Pictured from left: Jasmin Henson Gallardo, Tilly Howard, Alison Hollier.
Bishop Druitt College students have had great success in the Young Scientist Awards this year. The STANSW Young Scientist Awards is a major project of the Science Teachers’ Association of New South Wales (STANSW).
Sienna Biggs received a Most Promising award for her study of peripheral vision. She found that people with brown eyes have better peripheral vision than those with blue eyes.
Tilly Howard received Second Place in the 7/8 Chemistry category for her work on the water content of shampoo. She determined that over seventy percent of the weight of shampoo is water and asked the question ‘why are we wasting precious resources to transport all of that unnecessary weight?’.
Bennet Mitchelhill received a Silver Award in the Regional category. He used a device to detect different brain waves while listening to music and found that classical music is not the best music to calm your mind!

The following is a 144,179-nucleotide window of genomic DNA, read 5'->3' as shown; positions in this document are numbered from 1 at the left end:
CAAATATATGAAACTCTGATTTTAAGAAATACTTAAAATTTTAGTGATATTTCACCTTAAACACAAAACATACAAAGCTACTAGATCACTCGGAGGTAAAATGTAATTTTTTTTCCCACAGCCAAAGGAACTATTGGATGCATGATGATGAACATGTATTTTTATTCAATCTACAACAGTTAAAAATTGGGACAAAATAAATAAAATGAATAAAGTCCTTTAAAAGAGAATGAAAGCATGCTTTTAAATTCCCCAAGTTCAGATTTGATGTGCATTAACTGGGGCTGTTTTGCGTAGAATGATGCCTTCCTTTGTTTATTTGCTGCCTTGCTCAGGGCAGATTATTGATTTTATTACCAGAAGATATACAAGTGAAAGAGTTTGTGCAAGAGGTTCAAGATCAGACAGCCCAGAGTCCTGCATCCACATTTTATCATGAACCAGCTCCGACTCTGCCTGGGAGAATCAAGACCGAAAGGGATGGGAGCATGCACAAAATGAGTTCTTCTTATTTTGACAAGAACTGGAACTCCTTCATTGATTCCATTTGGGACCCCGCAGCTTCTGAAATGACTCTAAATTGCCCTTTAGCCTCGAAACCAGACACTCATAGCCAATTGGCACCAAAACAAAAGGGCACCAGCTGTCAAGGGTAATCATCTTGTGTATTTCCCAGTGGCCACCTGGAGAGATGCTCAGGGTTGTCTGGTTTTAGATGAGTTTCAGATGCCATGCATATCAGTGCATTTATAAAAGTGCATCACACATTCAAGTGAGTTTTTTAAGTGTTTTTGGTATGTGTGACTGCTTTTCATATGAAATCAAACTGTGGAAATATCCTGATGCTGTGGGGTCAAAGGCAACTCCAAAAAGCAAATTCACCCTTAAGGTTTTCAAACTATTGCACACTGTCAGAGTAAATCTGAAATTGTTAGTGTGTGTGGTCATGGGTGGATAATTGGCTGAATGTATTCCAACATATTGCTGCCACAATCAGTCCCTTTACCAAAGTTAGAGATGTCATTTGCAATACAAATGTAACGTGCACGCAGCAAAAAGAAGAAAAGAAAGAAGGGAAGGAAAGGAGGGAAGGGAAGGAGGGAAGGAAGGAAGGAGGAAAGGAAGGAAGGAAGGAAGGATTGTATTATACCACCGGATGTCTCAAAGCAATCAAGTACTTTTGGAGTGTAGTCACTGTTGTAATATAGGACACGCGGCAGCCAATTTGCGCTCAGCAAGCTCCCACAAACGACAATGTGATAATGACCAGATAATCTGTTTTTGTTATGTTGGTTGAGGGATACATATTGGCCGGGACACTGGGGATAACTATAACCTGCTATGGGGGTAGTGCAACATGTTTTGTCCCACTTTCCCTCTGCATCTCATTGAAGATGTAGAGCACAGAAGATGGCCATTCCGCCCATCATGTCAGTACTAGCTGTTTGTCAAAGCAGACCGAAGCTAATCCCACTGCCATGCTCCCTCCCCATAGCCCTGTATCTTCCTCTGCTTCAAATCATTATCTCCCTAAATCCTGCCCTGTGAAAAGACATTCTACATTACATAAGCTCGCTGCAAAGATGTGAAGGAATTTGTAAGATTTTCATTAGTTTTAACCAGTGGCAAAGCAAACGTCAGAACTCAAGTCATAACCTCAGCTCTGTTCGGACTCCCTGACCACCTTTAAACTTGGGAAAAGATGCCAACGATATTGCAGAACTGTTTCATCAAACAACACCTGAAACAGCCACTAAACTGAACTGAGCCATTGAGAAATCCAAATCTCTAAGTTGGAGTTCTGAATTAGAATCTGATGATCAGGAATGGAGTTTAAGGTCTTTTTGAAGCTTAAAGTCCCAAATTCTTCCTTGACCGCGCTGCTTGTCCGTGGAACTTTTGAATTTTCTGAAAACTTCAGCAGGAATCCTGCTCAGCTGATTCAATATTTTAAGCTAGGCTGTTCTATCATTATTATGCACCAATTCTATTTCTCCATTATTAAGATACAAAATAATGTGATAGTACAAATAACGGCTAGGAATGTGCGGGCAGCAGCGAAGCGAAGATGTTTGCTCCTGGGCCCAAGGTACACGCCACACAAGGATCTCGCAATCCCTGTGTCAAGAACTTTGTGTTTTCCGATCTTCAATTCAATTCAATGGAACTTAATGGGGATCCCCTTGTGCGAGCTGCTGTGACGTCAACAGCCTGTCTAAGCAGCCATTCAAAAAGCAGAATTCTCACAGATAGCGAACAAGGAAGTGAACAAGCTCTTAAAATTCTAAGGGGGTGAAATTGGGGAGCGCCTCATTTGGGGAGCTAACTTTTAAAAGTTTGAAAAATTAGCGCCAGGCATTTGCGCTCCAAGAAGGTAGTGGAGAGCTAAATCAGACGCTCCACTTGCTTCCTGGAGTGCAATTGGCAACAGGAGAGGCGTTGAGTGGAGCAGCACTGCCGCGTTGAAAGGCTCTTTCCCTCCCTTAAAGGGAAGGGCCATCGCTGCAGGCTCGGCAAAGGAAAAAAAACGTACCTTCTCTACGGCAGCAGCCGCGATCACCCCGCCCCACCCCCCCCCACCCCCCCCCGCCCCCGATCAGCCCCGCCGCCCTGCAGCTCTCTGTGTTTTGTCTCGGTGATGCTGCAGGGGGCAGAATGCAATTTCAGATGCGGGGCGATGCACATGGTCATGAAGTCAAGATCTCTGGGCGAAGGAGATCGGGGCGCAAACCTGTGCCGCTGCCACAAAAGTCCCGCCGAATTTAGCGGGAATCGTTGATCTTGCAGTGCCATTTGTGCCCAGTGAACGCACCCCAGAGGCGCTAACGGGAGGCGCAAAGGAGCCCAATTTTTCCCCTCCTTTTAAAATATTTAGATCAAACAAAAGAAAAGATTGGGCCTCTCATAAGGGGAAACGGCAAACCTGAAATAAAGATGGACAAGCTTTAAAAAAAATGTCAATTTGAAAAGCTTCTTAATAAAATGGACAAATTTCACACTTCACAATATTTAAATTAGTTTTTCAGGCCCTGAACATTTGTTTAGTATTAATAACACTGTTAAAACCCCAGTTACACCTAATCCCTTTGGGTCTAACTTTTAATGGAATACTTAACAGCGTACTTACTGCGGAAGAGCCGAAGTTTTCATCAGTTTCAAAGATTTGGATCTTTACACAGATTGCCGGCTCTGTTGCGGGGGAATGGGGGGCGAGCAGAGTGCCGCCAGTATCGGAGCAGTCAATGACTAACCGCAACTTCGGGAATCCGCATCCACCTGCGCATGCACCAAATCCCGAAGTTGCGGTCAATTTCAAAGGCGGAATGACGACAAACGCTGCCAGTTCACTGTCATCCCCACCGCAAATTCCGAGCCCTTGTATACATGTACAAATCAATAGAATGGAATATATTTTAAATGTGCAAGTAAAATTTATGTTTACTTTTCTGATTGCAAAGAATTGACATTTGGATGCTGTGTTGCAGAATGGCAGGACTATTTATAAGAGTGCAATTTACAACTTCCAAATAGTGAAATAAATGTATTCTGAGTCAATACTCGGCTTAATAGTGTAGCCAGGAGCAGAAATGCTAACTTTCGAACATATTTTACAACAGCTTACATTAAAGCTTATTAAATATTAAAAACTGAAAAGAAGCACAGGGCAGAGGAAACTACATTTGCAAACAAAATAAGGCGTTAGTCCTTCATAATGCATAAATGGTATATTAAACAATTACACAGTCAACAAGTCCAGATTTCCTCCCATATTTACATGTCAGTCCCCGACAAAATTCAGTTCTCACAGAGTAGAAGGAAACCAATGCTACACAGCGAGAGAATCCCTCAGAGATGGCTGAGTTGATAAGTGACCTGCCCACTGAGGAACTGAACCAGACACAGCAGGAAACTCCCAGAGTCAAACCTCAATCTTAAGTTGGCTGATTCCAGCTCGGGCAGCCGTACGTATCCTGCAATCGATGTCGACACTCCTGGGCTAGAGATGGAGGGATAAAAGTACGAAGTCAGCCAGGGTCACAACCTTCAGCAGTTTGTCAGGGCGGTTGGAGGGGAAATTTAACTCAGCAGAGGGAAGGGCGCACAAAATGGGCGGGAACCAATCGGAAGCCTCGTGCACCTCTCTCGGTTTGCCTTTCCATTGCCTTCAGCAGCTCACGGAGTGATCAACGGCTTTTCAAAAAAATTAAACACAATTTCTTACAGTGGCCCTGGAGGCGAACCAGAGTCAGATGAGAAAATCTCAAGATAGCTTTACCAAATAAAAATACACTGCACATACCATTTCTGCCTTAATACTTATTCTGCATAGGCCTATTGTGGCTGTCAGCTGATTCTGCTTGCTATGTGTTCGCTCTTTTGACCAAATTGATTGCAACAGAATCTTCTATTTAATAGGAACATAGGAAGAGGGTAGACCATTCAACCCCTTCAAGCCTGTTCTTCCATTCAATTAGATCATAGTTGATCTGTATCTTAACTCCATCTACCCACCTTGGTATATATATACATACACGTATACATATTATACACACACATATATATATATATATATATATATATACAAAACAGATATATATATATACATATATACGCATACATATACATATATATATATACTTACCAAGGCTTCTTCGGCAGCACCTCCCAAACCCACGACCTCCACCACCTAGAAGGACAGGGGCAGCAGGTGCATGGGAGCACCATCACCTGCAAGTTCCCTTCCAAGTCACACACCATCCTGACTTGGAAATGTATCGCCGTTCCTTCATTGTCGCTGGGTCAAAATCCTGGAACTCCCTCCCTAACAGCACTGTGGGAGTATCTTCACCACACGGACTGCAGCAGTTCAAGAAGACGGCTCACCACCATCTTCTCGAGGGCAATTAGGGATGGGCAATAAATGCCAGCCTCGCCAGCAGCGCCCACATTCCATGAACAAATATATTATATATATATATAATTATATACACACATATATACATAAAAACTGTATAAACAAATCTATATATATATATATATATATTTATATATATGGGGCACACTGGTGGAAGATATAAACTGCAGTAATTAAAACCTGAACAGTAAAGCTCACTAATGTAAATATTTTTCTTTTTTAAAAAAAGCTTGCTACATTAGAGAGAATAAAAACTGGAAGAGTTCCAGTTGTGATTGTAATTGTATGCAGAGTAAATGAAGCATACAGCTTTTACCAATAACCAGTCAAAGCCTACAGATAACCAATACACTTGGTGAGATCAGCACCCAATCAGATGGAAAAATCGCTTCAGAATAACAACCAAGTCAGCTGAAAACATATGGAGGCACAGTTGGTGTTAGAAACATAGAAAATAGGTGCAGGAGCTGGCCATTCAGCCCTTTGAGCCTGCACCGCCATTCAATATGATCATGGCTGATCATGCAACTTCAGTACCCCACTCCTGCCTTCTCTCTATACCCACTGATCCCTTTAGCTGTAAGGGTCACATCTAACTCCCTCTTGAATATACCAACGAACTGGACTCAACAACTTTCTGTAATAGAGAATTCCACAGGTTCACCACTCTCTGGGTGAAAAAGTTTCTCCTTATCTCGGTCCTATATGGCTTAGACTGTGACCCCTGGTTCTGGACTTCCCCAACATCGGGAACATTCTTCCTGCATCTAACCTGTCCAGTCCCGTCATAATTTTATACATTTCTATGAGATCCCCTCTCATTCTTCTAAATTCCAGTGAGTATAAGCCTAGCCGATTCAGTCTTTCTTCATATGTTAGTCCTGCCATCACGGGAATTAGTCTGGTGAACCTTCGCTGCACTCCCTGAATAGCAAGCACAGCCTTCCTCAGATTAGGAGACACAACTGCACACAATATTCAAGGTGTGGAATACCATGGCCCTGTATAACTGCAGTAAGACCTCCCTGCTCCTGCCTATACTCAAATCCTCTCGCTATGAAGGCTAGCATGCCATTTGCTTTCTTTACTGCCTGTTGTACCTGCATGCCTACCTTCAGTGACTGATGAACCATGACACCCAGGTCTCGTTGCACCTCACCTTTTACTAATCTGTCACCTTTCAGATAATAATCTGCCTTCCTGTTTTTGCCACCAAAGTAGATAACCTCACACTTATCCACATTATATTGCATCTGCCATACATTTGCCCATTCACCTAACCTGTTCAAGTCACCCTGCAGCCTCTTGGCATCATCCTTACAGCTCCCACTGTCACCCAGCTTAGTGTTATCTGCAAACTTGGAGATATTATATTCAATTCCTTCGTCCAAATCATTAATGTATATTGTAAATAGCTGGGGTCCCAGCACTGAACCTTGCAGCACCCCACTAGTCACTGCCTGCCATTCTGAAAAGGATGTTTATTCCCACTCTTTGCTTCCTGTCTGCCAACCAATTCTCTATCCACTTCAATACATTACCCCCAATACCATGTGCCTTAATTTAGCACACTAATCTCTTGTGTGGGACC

Jasmin Henson Gallardo investigated pretreatment of Acacia seeds to determine which species was most suitable for use in plantation forests and was rewarded with Second Place in the 9/10 Biology category as well as a Gold Award in the Regional category.
And finally, Emma Serisier won First Place in Earth & Environmental Science, a Sponsor Award in the Working Mathematically category, a Silver Award in the Regional category and she has been selected in the Australian team for the International Science & Engineering Fair in USA in 2020. This is the third year in a row that Emma has represented Australia, last year bringing home a Third Place (in the world) in the Animal Sciences category.
‘Overall the students won cash prizes of $1950 and Emma’s trip to America is all expenses paid. A lot of hard work went into these projects and I congratulate all of these amazing young scientists.’ Alison Holier, Teacher at Bishop Druitt College.
For more information about the Young Scientist Awards visit http://www.youngscientist.com.au/